My daughter was born nine weeks early. Her first moments of life were met with silence — hers, and everyone else’s in the operating room who were waiting for her to take her first breath. When it didn’t come, she was rushed to the NICU. In that moment, my husband and I joined a club we never imagined joining — the NICU parents club.
It’s a club marked by a specific kind of helplessness, one that shadows NICU parents. It’s found in the space between wanting to be the one to care for your baby and knowing you can’t. It’s found in the breath you take as you step into the NICU in the morning and brace yourself for the nurse’s report regarding respiratory episodes, cardiac episodes, ounces consumed or not.
NICU days are hard days, often full of anxiety, uncertain, and everything in between. The hard truth is the number of obstacles, complications, and setbacks are often too impossible to keep track of. Every moment hangs on the shriek — or not — of a monitor. NICU days, however, are also days lined with a quiet hope, one that’s often too fragile to put into words.
Jennifer Sedler, MD, a pediatric resident at Stanford, is helping parents give voice to that hope. She posted on Twitter about how she enjoys flipping the conversation with NICU parents and focusing on the successes.
She wrote, “My new favorite hobby is hyping up my NICU babies to their parents. I list their accomplishments for the day, say how proud I am of them, or highlight how strong they were today. It’s such a joy to see/hear their parents beam with pride over their tiny fighters.”
As of this writing, the tweet has received 6,826 retweets, 1,481 quote tweets, nearly 150,000 likes, and almost 3,000 replies.
NICU parents overwhelmingly praised this approach. They tweeted about how grateful they are to the doctors and nurses who do this.
@sosimplyari wrote, “From a mom of a 1 pound 3oz, 23 weeker that lived nearly 6 months in the NICU, THANK YOU. It is so important for conversations begin with what things our tiny humans do WELL before the morbid laundry list of issues lurking around the corners.”
@ShinnersCro wrote, “The fabulous @RotundaHospital NICU nurses did exactly this when we were there in 2020. They danced around her incubator calling her ‘Princess Alice’ as her surname is King. Angels. Will never forget how they reassured two new parents, both of us medics, scared out of our minds.”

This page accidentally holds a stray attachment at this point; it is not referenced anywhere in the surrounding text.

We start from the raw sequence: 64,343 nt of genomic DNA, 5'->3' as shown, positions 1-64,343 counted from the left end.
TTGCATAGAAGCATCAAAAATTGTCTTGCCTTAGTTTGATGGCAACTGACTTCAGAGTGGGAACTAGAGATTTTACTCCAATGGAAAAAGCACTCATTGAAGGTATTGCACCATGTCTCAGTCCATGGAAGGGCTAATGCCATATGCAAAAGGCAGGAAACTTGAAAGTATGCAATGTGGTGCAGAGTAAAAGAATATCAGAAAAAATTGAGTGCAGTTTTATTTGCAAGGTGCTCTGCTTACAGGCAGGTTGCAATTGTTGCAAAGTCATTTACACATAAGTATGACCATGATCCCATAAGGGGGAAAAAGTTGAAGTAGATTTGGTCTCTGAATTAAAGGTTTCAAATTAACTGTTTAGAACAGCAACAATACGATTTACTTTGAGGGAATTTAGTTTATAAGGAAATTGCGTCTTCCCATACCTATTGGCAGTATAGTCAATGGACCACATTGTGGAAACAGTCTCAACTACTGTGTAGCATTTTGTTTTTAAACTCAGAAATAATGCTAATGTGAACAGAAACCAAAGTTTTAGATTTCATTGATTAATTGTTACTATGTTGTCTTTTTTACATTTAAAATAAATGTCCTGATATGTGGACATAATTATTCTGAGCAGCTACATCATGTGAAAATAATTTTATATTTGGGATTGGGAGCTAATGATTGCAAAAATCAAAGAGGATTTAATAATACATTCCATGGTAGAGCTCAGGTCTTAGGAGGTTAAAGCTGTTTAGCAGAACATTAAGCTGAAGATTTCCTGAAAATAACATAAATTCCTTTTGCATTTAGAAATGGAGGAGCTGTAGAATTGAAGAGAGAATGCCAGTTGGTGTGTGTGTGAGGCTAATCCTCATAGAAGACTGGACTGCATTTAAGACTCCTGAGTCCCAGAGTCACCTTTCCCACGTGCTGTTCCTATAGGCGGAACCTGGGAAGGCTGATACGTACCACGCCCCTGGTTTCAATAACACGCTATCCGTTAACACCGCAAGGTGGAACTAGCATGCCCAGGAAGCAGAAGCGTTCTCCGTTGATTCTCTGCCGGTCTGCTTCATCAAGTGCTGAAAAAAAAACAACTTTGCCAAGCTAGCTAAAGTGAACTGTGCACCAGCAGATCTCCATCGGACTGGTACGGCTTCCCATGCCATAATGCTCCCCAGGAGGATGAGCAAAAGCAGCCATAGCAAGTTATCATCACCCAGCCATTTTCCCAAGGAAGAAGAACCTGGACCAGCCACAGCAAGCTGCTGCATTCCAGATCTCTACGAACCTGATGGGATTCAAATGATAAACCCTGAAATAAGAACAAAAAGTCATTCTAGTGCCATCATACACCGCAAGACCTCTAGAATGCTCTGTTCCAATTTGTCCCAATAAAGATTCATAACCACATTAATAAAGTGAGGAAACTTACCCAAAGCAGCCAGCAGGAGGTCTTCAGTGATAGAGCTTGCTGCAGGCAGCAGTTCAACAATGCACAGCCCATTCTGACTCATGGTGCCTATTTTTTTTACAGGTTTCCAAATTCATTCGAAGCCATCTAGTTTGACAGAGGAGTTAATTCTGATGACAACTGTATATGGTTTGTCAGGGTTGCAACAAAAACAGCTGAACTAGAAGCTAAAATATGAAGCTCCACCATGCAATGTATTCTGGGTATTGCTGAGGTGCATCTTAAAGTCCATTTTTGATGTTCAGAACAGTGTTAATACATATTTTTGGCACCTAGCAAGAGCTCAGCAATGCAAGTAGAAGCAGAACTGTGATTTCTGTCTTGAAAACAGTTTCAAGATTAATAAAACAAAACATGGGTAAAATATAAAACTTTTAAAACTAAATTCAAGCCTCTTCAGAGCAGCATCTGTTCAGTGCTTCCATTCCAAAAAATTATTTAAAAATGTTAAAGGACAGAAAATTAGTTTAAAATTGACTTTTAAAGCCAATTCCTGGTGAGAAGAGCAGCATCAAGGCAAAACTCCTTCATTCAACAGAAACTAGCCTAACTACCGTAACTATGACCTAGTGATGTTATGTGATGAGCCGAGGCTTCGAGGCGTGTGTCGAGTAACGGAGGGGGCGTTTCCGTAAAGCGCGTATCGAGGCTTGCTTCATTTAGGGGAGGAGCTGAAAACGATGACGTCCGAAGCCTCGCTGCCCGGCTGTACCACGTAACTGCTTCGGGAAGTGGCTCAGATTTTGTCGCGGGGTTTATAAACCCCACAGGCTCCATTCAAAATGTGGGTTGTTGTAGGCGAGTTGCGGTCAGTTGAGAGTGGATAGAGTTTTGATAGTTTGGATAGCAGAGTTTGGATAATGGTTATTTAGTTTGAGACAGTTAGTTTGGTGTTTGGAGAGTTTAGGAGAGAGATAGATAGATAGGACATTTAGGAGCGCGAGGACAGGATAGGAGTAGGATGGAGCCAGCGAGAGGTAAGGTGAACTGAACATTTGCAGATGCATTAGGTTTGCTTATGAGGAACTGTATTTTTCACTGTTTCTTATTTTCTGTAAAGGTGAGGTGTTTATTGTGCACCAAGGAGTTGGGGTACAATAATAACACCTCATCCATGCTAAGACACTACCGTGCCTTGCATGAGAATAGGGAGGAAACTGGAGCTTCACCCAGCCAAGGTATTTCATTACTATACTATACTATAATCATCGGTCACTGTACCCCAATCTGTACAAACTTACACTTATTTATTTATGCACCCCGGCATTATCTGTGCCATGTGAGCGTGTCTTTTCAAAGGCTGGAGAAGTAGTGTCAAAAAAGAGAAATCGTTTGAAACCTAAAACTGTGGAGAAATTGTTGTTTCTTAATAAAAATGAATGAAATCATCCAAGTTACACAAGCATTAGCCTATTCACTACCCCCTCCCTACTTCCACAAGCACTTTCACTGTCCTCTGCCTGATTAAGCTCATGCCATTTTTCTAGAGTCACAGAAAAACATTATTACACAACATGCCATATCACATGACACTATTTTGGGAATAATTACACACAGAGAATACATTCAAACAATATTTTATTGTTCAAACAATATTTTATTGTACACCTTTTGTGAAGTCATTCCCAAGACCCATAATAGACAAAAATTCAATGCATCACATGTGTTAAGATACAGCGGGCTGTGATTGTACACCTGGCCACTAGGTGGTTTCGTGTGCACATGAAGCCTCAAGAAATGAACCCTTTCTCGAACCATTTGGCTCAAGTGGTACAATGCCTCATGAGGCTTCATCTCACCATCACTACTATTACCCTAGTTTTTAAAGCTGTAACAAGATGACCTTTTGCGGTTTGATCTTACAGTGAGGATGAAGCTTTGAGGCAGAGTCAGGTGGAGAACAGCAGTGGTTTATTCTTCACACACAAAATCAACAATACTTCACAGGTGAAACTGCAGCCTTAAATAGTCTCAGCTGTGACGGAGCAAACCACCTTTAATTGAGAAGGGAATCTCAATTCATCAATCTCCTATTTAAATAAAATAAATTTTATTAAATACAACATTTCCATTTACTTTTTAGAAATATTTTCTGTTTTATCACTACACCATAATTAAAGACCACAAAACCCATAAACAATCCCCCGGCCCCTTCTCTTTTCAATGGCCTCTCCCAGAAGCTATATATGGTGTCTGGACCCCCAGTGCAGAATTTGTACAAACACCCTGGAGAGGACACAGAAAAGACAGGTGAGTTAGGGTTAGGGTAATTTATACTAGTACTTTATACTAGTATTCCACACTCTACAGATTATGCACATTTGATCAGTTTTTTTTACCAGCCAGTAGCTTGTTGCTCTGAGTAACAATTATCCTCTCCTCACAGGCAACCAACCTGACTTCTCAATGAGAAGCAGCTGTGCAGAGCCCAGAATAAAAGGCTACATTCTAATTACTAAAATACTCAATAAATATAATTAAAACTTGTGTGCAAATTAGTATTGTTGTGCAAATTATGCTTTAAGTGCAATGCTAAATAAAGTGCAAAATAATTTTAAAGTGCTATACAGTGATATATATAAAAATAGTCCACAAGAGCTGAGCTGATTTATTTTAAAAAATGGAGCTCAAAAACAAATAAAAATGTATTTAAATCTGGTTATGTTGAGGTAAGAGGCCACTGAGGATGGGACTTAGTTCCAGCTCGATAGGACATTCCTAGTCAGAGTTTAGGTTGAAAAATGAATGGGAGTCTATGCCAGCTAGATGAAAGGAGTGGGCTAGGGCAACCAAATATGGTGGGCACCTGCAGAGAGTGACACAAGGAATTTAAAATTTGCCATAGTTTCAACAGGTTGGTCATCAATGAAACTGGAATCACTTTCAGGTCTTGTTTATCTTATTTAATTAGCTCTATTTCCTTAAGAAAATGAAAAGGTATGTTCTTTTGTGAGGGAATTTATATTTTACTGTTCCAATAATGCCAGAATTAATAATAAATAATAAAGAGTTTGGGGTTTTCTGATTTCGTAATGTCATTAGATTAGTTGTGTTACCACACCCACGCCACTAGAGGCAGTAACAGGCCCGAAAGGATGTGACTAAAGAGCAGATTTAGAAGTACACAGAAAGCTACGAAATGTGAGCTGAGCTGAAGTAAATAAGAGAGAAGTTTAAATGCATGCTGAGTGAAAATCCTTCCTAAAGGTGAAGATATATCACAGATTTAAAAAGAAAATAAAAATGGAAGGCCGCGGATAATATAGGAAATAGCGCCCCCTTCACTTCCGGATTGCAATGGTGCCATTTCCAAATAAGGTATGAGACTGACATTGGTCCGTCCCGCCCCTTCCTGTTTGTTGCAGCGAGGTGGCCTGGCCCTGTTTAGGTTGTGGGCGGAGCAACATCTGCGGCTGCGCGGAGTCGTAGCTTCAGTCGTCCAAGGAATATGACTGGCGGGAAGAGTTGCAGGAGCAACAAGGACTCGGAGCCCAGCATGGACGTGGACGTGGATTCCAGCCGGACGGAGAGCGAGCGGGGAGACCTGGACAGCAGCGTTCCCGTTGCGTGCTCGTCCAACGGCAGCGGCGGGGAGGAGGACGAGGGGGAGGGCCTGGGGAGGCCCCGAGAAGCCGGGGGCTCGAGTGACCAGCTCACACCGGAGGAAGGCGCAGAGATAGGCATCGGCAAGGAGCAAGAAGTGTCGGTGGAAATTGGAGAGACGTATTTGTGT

NICU graduate parents also chimed in with their stories—and updates on how their preemies were doing years and even decades down the road.
@TeachingMama wrote, “My former NICU baby is 15. We loved our NICU docs and nurses. They helped this scared mama probably even more than my baby who had trouble eating. Can’t believe that now considering he NEVER stops eating. Thank you NICU!!”
@MavisnMavis, wrote, “My son was in the NICU for 7 months. The reports kept me going. We were laughing the other day when I told him I used to celebrate when he gained 10 grams!”
@Diana88376957, wrote, “I can tell you from experience that concentrating on the positive is so helpful! My NICU baby is 14 and, while he still has challenges, is beating the odds!”
Of course, not every NICU story has a happy ending. While that’s painful to hear, those stories shouldn’t be silenced either. Dr. Sedler highlighted a tweet by @cloudycanuck, who wrote, “Unfortunately, not all NICU stories have a happy ending. Our son Wyatt would have been 9 yesterday! He suffered a hypoxic injury at birth. We were blessed to have him with us for 3 years. On our journey we joined @HopeforHIE a family run group that provides support to families.”
Taken all together, stories of life, heartache, and truth, combine into a thread that has transformed into a beacon of hope for NICU parents.
@Lindsaylu0406 wrote, “As someone with a baby in the NICU currently, this brings a smile to my face. Thank you for all that you do for these amazing little babies and their parents!
With so much grief, gloom, and doom populating our newsfeeds and our social media feeds, this is Twitter thread focused on hope—on giving and believing in hope. Hope is something we can all use a little more of these days.
And P.S. … as for my NICU baby — who spent eight weeks in the hospital, who needed blood transfusions and respiratory interventions, who “may not make it through the first night,”— she’s almost 12. And she’s a sight to behold — a heart and soul forged in strength, aided by the care and love of NICU doctors and nurses.
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